PLoS One. 2021 Feb 8;16(2):e0246353. doi: 10.1371/journal.pone.0246353. eCollection 2021.ABSTRACTBlood loss in the first days of life has been associated with increased morbidity and mortality in very preterm infants. In this systematic review we included randomized controlled trials comparing the effects of interventions to preserve blood volume in the infant from birth, reduce the need for sampling, or limit the blood sampled. Mortality and major neurodevelopmental disabilities were the primary outcomes. Included studies underwent risk of bias-assessment and data extraction by two review authors independently. We used risk ratio or mean difference to evaluate the treatment effect and meta-analysis for pooled results. The certainty of evidence was assessed using GRADE. We included 31 trials enrolling 3,759 infants. Twenty-five trials were pooled in the comparison delayed cord clamping or cord milking vs. immediate cord clamping or no milking. Increasing placental transfusion resulted in lower mortality during the neonatal period (RR 0.51, 95% CI 0.26 to 1.00; participants = 595; trials = 5; I2 = 0%, moderate certainty of evidence) and during first hospitalization (RR 0.70, 95% CI 0.51, 0.96; 10 RCTs, participants = 2,476, low certainty of evidence). The certainty of evidence was very low for the other primary outcomes of this review. The six remaining trials compared devices to monitor glucose levels (three trials), blood sampling from the umbilical cord or from the placenta vs. blood sampling from the infant (2 trials), and devices to reintroduce the blood after analysis vs. conventional blood sampling (1 trial); the certainty of evidence was rated as very low for all outcomes in these comparisons. Increasing placental transfusion at birth may reduce mortality in very preterm infants; However, extremely limited evidence is available to assess the effects of other interventions to reduce blood loss after birth. In future trials, infants could be randomized following placental transfusion to different blood saving approaches. Trial registration: PROSPERO CRD42020159882.PMID:33556082 | PMC:PMC7870155 | DOI:10.1371/journal.pone.0246353…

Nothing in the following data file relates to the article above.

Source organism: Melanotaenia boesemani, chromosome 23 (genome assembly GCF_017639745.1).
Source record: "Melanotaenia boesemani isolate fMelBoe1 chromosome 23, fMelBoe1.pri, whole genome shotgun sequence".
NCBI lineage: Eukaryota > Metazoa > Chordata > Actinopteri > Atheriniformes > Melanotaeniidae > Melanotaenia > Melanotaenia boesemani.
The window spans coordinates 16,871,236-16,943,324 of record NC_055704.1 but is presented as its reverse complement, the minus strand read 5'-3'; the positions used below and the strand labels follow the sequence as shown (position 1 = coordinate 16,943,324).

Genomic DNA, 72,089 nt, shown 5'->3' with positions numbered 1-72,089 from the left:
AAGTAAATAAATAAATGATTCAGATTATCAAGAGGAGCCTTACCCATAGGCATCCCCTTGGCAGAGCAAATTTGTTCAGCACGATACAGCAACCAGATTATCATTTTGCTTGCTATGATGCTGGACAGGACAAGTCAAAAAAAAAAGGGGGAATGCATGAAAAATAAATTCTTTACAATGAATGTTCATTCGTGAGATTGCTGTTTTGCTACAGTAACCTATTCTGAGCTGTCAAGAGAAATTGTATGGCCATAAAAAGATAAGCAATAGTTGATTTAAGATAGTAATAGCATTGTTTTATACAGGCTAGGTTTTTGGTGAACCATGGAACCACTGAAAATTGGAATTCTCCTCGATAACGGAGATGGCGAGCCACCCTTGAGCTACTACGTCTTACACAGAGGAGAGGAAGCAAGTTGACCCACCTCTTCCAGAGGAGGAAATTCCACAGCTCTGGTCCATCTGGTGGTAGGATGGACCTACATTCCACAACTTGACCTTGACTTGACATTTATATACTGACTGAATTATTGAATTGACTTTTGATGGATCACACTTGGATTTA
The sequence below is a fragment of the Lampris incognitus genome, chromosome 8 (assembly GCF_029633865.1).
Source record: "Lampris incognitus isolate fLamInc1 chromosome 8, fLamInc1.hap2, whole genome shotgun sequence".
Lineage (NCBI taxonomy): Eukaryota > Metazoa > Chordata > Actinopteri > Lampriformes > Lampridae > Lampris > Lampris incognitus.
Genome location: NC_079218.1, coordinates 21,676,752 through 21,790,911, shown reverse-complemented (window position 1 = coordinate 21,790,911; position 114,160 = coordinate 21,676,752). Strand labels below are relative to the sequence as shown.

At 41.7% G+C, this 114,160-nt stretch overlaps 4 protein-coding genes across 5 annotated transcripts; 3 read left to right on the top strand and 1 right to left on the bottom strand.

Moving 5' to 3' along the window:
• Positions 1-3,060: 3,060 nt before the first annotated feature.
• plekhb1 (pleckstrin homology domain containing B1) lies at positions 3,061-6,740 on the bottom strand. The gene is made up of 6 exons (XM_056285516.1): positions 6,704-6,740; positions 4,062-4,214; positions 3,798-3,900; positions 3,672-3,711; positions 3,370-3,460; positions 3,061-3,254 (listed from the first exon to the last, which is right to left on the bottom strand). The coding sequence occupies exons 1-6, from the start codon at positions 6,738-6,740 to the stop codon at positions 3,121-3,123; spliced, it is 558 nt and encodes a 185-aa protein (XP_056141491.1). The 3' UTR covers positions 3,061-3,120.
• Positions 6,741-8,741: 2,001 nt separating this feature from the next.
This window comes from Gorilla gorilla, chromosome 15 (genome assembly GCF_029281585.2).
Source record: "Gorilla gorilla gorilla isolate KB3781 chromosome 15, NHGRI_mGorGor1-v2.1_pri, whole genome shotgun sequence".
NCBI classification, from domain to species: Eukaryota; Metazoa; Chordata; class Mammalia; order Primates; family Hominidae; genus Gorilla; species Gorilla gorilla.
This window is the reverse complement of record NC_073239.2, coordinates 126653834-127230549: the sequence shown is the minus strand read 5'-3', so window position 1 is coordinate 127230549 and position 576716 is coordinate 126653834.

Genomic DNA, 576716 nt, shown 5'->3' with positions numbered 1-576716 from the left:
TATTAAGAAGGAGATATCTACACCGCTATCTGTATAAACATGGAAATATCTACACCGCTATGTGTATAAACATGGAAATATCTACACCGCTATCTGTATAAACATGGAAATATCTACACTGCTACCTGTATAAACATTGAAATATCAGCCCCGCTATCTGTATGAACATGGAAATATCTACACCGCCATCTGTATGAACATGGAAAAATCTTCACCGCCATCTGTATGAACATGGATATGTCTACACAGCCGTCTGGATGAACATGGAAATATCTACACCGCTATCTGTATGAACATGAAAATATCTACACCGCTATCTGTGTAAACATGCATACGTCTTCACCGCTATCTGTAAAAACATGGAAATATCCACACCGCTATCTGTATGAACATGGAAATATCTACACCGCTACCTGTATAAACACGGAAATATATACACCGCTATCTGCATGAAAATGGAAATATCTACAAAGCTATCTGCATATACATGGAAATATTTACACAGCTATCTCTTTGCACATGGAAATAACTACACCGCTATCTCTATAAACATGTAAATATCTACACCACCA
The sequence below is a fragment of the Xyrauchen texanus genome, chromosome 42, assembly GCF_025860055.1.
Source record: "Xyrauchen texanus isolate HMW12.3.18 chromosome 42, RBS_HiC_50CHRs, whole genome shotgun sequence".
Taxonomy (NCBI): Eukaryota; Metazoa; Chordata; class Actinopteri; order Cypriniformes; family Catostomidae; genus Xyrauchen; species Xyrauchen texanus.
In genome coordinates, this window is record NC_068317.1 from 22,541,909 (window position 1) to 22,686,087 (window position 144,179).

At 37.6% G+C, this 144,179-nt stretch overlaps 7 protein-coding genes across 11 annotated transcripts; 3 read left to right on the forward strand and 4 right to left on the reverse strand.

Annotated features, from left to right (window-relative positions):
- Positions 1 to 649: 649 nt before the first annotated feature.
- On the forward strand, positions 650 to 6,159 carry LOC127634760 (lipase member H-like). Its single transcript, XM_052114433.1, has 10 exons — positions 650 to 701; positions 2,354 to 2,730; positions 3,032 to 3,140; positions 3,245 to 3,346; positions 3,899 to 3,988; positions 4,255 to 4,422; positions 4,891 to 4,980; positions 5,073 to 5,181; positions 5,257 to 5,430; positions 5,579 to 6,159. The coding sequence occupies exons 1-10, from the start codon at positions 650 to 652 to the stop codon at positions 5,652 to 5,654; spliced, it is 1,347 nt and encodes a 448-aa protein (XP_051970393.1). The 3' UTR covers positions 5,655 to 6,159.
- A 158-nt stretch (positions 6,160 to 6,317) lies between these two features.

8 February 2021 12:00 – Emma Persad
  • Physiology, Neonatal

    2021 May 1. In: StatPearls [Internet]. Treasure Island (FL): StatPearls Publishing; 2021 Jan–.ABSTRACTThe neonatal period is the period of the most dramatic physiologic changes that occur during human life. While the respiratory and cardiovascular systems change immediately at birth, other organ systems evolve slowly with time until the transition from intrauterine to adult physiology is complete. The transitional period of the newborn is a critical time for humans to adapt to life outside the womb. There are distinct physiologic changes during this period, especially regarding the respiratory and cardiovascular systems. The loss of the low-pressure placenta and its ability to facilitate gas exchange, circulation, and waste management for the fetus creates a need for physiologic adaptation.Premature birth can significantly thwart these physiologic changes from occurring as they should. The endocrine system, specifically the release of cortisol via the hypothalamus, is responsible for lung maturation of the fetus and the neonate. There is a “cortisol surge” that begins with cortisol levels of 5 to 10 mcg/ml at 30 weeks gestational age, 20 mcg/ml at 36 weeks, 46 mcg/ml at 40 weeks, and 200mcg/ml during labor. Cortisol is responsible for lung maturation, thyroid hormone secretion, hepatic gluconeogenesis, catecholamine secretion, and the production of digestive enzymes. Mature thyroid function appears to help prepare the neonatal cardiovascular system and aid in the regulation of temperature. Following clamping of the umbilical cord and the first breath of life, arterial oxygen tension increases, and pulmonary vascular resistance decreases, facilitating gas exchange in the lungs. Subsequent pulmonary blood flow will cause an increase in left atrial pressure and a reduction in right atrial pressure. Changes in the PO2, PCO2, and pH are contributing factors to these physiologic changes in the newborn. Lung surfactant plays a critical role in these changes allowing the lungs to mature upon delivery. Remnants of fetal circulation (ductus arteriosus, foramen ovale, ductus venosus) will also gradually recede during this neonatal period, defined as up to 44 weeks postconceptual age.PMID:30969662 | Bookshelf:NBK539840…
    1 January 2021 12:00 – Tara M. Doherty

ALtimetric score

Measure of how our paper in JAMA Pediatrics 2017 on anemia is spread by media

Measure of how our paper in JAMA Pediatrics 2015 on neurodevelopment is spread by media